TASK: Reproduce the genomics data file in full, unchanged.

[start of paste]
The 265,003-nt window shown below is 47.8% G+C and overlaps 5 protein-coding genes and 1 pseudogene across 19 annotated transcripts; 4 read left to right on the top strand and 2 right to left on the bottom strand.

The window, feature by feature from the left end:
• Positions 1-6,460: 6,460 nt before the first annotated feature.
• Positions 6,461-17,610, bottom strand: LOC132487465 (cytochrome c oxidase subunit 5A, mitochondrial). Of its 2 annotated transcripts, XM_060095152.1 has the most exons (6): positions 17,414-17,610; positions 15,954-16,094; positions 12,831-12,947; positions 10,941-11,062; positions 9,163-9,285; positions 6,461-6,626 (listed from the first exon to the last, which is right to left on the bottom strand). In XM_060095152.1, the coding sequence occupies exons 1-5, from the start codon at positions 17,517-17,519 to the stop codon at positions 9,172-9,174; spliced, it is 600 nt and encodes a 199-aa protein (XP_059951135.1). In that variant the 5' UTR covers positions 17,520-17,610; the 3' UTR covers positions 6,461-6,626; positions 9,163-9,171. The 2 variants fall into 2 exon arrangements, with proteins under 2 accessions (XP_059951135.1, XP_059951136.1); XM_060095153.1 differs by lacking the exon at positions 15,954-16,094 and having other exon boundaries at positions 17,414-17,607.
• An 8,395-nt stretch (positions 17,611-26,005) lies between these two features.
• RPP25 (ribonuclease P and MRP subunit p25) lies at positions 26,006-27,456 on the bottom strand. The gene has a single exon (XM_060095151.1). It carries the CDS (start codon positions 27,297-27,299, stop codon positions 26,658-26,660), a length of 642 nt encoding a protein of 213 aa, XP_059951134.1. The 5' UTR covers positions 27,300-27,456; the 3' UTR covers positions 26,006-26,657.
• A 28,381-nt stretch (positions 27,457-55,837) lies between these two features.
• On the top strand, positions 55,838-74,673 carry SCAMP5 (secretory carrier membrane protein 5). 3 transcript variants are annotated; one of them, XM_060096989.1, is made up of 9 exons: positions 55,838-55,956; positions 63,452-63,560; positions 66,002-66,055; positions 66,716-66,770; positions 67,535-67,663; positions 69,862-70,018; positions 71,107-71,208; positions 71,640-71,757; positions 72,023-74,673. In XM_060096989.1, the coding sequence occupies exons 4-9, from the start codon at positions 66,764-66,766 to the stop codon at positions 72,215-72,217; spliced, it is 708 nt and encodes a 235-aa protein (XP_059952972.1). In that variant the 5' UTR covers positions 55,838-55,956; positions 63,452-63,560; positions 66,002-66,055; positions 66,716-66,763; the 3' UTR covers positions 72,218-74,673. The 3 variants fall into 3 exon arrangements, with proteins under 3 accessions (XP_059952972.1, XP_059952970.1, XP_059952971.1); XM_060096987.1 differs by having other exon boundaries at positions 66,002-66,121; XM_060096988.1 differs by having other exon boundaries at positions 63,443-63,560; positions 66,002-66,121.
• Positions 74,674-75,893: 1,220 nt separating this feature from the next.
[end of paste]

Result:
The 265,003-nt window shown below is 47.8% G+C and overlaps 5 protein-coding genes and 1 pseudogene across 19 annotated transcripts; 4 read left to right on the top strand and 2 right to left on the bottom strand.

The window, feature by feature from the left end:
• Positions 1-6,460: 6,460 nt before the first annotated feature.
• Positions 6,461-17,610, bottom strand: LOC132487465 (cytochrome c oxidase subunit 5A, mitochondrial). Of its 2 annotated transcripts, XM_060095152.1 has the most exons (6): positions 17,414-17,610; positions 15,954-16,094; positions 12,831-12,947; positions 10,941-11,062; positions 9,163-9,285; positions 6,461-6,626 (listed from the first exon to the last, which is right to left on the bottom strand). In XM_060095152.1, the coding sequence occupies exons 1-5, from the start codon at positions 17,517-17,519 to the stop codon at positions 9,172-9,174; spliced, it is 600 nt and encodes a 199-aa protein (XP_059951135.1). In that variant the 5' UTR covers positions 17,520-17,610; the 3' UTR covers positions 6,461-6,626; positions 9,163-9,171. The 2 variants fall into 2 exon arrangements, with proteins under 2 accessions (XP_059951135.1, XP_059951136.1); XM_060095153.1 differs by lacking the exon at positions 15,954-16,094 and having other exon boundaries at positions 17,414-17,607.
• An 8,395-nt stretch (positions 17,611-26,005) lies between these two features.
• RPP25 (ribonuclease P and MRP subunit p25) lies at positions 26,006-27,456 on the bottom strand. The gene has a single exon (XM_060095151.1). It carries the CDS (start codon positions 27,297-27,299, stop codon positions 26,658-26,660), a length of 642 nt encoding a protein of 213 aa, XP_059951134.1. The 5' UTR covers positions 27,300-27,456; the 3' UTR covers positions 26,006-26,657.
• A 28,381-nt stretch (positions 27,457-55,837) lies between these two features.
• On the top strand, positions 55,838-74,673 carry SCAMP5 (secretory carrier membrane protein 5). 3 transcript variants are annotated; one of them, XM_060096989.1, is made up of 9 exons: positions 55,838-55,956; positions 63,452-63,560; positions 66,002-66,055; positions 66,716-66,770; positions 67,535-67,663; positions 69,862-70,018; positions 71,107-71,208; positions 71,640-71,757; positions 72,023-74,673. In XM_060096989.1, the coding sequence occupies exons 4-9, from the start codon at positions 66,764-66,766 to the stop codon at positions 72,215-72,217; spliced, it is 708 nt and encodes a 235-aa protein (XP_059952972.1). In that variant the 5' UTR covers positions 55,838-55,956; positions 63,452-63,560; positions 66,002-66,055; positions 66,716-66,763; the 3' UTR covers positions 72,218-74,673. The 3 variants fall into 3 exon arrangements, with proteins under 3 accessions (XP_059952972.1, XP_059952970.1, XP_059952971.1); XM_060096987.1 differs by having other exon boundaries at positions 66,002-66,121; XM_060096988.1 differs by having other exon boundaries at positions 63,443-63,560; positions 66,002-66,121.
• Positions 74,674-75,893: 1,220 nt separating this feature from the next.